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Supply Chain Boost at Carrington Textiles to Meet Changing Customer Demand across Europe

Press release from the issuing company

The global textile manufacturer restructured its supply chain to adapt to global market conditions

Adlington, United Kingdom: After 18 months of global supply chain disruption, workwear fabric manufacturer Carrington Textiles, revealed the company’s challenges during this period and the growth its supply chain team has been through to be able to maintain the company’s high levels of service.

Since early 2020, the COVID-19 pandemic caused a whole new set of challenges for Carrington Textiles, ranging from the team having to adapt to a new dynamic way of doing things remotely, to lockdowns and positive cases around the world impacting the availability of raw materials and freight.

Brexit was another big task for Carrington Textiles, as the company had to find ways for establishing new procedures that adhered to the Trade Cooperation Agreement (TCA) with the European Union to ensure products could still be shipped to customers without unnecessary delays

Additionally, the Suez Canal blockage which lasted six days, had a severe impact on the supply chain, generating even further delays on blank sailings, loops changing and unforeseen transhipments.

With the rollout of the vaccine programme and the coronavirus pandemic restrictions gradually easing in many countries around the world, Carrington Textiles saw a considerable increase in demand from the beginning of 2021, a situation to which it had to respond quickly to meet customers’ expectations.

Supply Chain Director for Carrington Textiles, Stuart Pritchard, explains: “We have seen in 2021 extraordinarily high levels of demand in comparison to 2020, which were higher than we could have predicted. We worked in collaboration with our internal teams to understand where we produce fabrics, ensuring we have the right raw materials in the right place, at the right time. With a multisite operation in the UK, Portugal for EU origin fabrics and Pakistan, these challenges were complex.”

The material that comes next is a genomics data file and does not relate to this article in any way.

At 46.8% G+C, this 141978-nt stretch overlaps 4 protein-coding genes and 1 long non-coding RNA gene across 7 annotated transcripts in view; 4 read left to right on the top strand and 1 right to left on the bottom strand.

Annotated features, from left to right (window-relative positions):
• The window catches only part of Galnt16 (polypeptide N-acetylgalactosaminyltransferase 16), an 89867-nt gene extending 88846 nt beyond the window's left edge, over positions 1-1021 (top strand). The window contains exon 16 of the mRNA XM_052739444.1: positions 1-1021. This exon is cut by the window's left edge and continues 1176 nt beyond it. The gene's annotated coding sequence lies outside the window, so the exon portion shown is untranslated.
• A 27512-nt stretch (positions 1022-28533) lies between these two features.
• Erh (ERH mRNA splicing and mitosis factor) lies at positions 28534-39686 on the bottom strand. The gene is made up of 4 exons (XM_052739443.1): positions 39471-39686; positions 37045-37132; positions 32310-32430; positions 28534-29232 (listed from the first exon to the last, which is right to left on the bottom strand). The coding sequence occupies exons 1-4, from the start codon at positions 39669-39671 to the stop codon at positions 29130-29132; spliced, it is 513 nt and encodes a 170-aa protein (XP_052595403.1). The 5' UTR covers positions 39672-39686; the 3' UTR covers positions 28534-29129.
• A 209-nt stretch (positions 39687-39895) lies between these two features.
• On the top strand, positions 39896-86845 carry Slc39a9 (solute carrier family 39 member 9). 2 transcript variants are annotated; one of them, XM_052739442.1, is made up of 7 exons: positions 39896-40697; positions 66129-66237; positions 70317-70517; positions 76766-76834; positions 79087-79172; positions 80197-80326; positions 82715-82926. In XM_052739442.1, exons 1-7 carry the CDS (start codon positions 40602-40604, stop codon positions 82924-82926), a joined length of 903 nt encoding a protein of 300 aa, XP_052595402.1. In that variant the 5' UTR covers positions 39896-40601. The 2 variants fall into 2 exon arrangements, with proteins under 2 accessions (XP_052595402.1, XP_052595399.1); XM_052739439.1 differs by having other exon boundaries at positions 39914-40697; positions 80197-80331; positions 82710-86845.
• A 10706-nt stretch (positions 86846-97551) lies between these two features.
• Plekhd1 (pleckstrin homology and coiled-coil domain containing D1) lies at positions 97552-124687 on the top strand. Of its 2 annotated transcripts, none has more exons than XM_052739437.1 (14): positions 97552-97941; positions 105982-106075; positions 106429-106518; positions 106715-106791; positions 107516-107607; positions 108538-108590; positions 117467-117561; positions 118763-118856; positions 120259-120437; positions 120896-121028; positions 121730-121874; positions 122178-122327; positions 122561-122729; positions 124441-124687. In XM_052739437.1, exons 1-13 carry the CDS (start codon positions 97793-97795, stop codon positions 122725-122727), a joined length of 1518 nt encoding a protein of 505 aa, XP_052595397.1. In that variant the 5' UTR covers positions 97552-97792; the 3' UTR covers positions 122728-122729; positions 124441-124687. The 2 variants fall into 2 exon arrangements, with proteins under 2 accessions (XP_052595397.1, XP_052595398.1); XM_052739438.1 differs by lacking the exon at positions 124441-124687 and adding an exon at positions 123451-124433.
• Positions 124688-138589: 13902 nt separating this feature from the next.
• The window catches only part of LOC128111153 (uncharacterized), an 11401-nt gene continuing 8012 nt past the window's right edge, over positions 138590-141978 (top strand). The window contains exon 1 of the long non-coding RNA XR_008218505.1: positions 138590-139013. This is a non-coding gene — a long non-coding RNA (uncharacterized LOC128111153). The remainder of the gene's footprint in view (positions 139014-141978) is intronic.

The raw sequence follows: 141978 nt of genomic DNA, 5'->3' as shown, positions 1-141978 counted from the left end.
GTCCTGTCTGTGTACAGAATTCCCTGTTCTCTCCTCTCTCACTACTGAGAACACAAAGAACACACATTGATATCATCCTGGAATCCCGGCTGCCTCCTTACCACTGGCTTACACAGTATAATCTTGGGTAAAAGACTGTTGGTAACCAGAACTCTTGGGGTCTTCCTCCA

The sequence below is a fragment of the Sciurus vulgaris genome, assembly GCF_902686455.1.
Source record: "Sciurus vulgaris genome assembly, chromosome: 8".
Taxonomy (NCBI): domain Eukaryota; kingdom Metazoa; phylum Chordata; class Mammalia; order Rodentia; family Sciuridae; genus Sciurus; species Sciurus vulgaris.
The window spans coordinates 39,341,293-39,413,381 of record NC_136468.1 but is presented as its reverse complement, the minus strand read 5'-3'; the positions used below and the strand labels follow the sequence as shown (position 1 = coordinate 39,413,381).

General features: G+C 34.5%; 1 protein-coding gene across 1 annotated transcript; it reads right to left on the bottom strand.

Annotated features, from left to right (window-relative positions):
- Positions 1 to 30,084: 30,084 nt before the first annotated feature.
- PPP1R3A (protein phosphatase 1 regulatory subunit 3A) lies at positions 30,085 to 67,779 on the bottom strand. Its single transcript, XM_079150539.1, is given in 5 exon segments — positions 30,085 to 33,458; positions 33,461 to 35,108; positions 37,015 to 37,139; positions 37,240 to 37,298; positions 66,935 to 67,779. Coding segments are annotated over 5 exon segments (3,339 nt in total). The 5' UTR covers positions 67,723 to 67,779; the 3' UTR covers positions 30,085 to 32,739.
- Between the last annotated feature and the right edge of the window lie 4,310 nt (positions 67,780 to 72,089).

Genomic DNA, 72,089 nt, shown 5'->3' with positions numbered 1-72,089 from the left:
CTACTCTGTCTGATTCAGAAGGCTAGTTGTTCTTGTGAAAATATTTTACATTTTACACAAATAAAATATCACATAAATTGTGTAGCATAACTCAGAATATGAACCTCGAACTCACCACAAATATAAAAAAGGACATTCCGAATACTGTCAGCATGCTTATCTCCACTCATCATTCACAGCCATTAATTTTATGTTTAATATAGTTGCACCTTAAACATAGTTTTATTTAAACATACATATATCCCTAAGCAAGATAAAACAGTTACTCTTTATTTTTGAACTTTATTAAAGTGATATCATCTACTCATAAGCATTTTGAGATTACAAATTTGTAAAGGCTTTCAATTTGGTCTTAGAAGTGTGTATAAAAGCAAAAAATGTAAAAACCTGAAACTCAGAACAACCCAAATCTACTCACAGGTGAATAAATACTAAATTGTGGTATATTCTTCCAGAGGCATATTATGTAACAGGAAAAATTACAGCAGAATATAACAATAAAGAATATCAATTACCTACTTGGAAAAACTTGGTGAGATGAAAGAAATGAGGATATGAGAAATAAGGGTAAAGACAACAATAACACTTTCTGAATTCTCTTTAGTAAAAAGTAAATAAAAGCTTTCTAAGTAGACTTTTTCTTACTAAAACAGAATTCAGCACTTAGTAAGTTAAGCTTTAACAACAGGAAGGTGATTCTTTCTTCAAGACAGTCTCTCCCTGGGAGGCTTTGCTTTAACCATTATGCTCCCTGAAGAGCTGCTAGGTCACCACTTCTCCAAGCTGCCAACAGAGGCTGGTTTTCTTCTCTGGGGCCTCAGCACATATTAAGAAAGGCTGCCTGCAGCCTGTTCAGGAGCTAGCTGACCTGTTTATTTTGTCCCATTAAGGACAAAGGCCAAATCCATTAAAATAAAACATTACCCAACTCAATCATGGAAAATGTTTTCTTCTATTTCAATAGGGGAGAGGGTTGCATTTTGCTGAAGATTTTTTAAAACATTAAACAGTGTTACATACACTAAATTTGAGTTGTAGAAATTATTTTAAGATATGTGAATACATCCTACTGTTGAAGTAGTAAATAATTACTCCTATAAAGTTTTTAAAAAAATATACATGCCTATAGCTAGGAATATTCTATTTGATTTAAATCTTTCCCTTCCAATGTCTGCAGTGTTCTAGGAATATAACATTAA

The supply chain boost
Stuart outlines what has changed in Carrington Textiles’ supply chain and how is this benefiting not only customers but the environment.

“We have introduced a new warehouse in Portugal with a bespoke management tool written by our own IT team, so we have full control on the system and its features.

“We’ve also had to restructure the entire supply chain team by adding 50% more talent in order to ensure we have the right competence operating at the right level to meet our customers’ needs. We looked outside the textile industry to find the best people with a wide range of experience and ideas that can improve our service to customers.

“With this growth, the team is not only able to implement new customs procedures and documentation, but also to spend more time analysing and improving processes, stock performance, global production capacity utilisation and ensuring our worldwide raw material needs are fit for purpose.

“Because it’s important for us to have access to the right data at the right time and in the right format we have also invested in a demand planning tool that will produce forward sales, production and stock projections and help manage our business in order to meet that all our customers’ expectations. This will no doubt enable us to be more agile and predict where we need to focus our efforts to ensure smooth operations through what’s been a very tough couple of years for supply chains.

“This new technology will also make our supply chain a lot more sustainable and environmentally friendly, as it will help us ensure we are not purchasing and shipping more product than needed. I believe in managing our capacity needs and production facilities ahead, so we utilise our assets efficiently and don’t waste energy”.

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